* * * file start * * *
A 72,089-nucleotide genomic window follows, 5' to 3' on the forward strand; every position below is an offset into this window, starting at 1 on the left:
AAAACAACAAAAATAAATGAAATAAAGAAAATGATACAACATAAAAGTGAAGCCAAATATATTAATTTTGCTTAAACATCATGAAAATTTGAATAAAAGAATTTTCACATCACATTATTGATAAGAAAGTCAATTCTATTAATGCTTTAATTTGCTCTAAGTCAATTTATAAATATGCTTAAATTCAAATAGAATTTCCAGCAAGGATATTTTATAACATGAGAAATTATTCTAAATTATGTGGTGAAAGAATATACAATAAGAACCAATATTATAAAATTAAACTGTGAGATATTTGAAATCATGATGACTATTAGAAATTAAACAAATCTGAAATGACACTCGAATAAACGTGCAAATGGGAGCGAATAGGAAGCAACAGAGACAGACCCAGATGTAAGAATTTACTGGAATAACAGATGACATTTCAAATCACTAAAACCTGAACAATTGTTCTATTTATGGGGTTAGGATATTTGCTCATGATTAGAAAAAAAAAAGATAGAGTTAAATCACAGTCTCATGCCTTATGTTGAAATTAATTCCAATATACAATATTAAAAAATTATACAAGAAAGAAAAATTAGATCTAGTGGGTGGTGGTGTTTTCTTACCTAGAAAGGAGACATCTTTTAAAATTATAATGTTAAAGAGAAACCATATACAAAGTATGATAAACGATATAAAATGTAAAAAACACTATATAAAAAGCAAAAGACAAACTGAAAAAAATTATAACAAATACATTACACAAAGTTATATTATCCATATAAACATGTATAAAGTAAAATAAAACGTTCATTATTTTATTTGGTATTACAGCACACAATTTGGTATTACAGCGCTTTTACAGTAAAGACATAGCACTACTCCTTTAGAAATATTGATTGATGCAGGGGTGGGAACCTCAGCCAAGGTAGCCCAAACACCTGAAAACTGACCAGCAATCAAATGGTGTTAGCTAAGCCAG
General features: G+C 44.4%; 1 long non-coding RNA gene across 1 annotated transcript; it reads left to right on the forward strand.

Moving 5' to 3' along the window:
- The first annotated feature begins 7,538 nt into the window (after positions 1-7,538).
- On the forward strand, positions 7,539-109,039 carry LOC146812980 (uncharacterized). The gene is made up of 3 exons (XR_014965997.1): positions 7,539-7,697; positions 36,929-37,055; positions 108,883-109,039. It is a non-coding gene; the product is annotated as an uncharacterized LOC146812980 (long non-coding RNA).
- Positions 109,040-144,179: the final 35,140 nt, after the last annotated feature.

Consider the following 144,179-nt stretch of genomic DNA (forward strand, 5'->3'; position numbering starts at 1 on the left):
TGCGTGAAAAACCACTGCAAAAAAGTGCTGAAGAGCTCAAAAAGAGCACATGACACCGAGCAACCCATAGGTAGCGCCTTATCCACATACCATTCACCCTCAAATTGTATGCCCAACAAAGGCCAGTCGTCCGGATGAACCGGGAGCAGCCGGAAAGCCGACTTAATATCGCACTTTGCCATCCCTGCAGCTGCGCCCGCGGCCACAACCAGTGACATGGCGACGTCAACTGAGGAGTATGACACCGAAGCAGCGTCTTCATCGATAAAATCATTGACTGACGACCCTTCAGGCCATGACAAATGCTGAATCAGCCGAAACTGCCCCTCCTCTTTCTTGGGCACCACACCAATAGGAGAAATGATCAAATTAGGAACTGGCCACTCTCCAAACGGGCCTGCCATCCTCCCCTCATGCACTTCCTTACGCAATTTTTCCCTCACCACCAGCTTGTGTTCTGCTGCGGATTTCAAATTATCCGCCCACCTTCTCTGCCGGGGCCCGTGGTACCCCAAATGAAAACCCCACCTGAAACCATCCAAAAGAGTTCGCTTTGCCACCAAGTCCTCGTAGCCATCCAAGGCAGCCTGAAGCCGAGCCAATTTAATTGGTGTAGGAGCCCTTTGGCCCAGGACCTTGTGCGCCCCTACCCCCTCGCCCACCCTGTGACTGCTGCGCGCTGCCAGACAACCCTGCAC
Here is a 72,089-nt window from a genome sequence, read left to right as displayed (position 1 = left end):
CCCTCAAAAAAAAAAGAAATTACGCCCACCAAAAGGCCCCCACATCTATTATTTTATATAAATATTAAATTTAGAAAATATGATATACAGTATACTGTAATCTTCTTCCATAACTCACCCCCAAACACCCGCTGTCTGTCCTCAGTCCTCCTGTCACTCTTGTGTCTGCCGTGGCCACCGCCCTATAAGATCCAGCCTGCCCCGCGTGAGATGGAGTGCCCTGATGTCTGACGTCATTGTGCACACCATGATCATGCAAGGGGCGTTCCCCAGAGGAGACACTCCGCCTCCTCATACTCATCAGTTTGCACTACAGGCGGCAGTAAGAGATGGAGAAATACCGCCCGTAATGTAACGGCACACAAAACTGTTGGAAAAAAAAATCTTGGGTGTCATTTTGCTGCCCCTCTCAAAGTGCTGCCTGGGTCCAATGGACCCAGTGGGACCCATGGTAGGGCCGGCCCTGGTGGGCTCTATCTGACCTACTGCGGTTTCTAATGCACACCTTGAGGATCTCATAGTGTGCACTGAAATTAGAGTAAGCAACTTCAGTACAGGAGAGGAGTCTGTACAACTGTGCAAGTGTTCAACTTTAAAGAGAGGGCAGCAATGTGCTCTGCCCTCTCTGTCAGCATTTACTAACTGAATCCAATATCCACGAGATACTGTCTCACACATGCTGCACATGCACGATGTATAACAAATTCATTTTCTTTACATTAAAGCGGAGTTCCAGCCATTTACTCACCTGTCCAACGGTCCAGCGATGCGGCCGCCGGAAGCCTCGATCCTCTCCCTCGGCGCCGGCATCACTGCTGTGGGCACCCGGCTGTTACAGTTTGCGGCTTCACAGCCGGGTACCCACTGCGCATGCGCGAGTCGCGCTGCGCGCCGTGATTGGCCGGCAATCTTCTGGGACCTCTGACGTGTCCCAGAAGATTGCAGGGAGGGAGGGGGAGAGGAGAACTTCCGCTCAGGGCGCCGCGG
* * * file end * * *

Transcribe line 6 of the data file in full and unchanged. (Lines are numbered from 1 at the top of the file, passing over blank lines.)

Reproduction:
- On the forward strand, positions 7,539-109,039 carry LOC146812980 (uncharacterized). The gene is made up of 3 exons (XR_014965997.1): positions 7,539-7,697; positions 36,929-37,055; positions 108,883-109,039. It is a non-coding gene; the product is annotated as an uncharacterized LOC146812980 (long non-coding RNA).